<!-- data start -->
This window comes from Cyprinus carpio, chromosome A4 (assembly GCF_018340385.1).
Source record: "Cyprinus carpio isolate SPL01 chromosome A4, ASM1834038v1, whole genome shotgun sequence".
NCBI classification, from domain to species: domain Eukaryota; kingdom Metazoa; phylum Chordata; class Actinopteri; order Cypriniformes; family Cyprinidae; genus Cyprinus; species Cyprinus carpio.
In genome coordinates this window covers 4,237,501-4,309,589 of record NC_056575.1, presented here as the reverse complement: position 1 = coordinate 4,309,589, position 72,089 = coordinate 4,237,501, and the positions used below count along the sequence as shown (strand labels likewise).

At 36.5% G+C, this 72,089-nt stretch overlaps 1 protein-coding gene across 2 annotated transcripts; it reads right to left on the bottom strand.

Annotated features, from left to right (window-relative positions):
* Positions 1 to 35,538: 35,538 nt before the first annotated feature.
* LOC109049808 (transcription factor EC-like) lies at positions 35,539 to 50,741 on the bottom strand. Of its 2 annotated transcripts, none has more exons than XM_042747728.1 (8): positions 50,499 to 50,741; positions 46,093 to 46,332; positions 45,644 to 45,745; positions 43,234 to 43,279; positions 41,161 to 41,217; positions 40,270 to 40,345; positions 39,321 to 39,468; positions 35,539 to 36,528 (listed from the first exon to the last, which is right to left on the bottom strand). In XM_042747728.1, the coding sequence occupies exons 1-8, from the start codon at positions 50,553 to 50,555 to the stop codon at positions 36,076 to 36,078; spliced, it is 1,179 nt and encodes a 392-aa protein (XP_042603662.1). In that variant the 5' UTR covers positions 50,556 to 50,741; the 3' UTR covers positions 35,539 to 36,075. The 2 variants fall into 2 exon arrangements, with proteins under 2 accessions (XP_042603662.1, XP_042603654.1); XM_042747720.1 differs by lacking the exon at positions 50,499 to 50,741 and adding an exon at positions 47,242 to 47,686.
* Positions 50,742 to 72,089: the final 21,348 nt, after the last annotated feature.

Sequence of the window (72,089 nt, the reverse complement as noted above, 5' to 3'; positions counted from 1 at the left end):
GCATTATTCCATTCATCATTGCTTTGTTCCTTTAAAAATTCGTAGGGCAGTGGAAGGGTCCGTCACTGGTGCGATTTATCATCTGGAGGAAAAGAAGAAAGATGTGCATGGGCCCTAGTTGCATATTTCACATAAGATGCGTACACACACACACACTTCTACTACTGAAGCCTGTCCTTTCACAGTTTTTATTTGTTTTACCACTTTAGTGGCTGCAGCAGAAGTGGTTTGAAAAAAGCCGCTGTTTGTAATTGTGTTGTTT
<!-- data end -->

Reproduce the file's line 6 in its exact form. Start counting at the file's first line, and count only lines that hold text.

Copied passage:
Annotated features, from left to right (window-relative positions):